File permissions for successful SSH login via authorized_keys

Setting correct file permissions for ssh is a bit tricky

If you want to ssh into your server without being repeatedly prompted for the password you can copy your public ssh key into a file called authorized_keys  in the .ssh subdirectory of the home directory of the remove server account. However, this works only if the permissions for this file are set correctly.

First, if you have not done so already, generate the public key for your local user:

 

This will create a file ~/.ssh/id_rsa.pub

Append the only line in this file into the file ~/.ssh/authorized_keys  of the remote user account. Create the directory and file if it does not exist.

Now try to ssh into your remote account. If ssh is still asking for the remote user’s password, check the permissions of the following files and directories:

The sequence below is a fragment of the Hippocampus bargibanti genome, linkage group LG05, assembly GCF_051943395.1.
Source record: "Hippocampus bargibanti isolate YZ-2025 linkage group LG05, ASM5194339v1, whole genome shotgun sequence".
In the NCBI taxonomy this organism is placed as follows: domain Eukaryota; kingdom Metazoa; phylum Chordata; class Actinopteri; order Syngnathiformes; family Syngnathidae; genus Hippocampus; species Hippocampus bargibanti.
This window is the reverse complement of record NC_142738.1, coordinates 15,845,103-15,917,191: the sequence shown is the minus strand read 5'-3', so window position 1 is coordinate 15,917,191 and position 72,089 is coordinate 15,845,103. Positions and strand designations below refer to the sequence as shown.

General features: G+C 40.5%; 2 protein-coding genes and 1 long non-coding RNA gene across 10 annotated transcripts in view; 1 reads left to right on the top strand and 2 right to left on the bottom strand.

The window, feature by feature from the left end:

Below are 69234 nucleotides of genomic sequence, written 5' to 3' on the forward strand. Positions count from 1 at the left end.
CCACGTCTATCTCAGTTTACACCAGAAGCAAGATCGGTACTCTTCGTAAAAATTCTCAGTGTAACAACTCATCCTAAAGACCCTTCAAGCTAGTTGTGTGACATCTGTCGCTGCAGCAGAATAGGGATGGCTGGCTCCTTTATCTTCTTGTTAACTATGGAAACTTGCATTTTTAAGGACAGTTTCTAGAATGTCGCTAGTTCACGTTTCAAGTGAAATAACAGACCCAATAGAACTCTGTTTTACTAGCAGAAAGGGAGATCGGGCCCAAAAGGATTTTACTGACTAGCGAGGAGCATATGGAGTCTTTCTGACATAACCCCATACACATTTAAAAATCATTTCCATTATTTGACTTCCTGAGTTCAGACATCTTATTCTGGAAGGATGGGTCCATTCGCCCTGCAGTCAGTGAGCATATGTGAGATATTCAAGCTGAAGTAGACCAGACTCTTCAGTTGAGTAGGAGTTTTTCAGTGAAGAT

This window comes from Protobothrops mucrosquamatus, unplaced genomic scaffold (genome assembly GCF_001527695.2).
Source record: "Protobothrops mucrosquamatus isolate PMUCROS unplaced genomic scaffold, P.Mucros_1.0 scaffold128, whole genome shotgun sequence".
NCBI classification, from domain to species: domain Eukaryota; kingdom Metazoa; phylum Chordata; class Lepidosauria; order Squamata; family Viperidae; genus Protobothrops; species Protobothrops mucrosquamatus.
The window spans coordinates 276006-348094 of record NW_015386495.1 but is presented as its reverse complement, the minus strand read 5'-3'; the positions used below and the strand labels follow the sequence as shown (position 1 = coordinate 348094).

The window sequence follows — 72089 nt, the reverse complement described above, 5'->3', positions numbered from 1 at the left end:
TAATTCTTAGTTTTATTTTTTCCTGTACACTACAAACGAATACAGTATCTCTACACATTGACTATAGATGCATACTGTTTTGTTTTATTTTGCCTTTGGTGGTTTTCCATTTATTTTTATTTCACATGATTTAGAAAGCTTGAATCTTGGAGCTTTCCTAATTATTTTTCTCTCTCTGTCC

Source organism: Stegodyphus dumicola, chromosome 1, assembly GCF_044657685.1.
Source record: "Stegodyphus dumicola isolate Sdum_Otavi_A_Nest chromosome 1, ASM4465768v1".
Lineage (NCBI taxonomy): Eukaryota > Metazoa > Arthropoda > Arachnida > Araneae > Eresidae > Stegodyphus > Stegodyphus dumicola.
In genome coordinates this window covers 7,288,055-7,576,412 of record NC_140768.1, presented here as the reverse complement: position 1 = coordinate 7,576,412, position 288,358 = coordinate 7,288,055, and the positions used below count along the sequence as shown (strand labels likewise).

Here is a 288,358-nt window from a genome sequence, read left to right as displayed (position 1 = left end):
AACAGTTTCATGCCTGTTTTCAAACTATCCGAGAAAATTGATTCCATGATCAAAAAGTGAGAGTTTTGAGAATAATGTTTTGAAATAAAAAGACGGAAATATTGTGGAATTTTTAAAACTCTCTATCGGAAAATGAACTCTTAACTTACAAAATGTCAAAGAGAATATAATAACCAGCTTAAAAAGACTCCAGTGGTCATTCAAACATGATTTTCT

• The permissions of the home directory of the remote user must be 755
  • The permissions of the remote .ssh directory must be 700
  • The permissions of the remote authorized_keys file must be 600

… of course all of those must be owned by the remote user, and not by root.

Now, you should be able to ssh into the remote account without being asked for the password!

, , , , ,

2 Responses to File permissions for successful SSH login via authorized_keys

  1. APasserBy August 28, 2016 at 9:11 am #

    The permissions of the remote authorized_keys file must be 600

    (works with 700 too but execution rights doesn’t make sense for this file)

Leave a Reply

Powered by WordPress. Designed by Woo Themes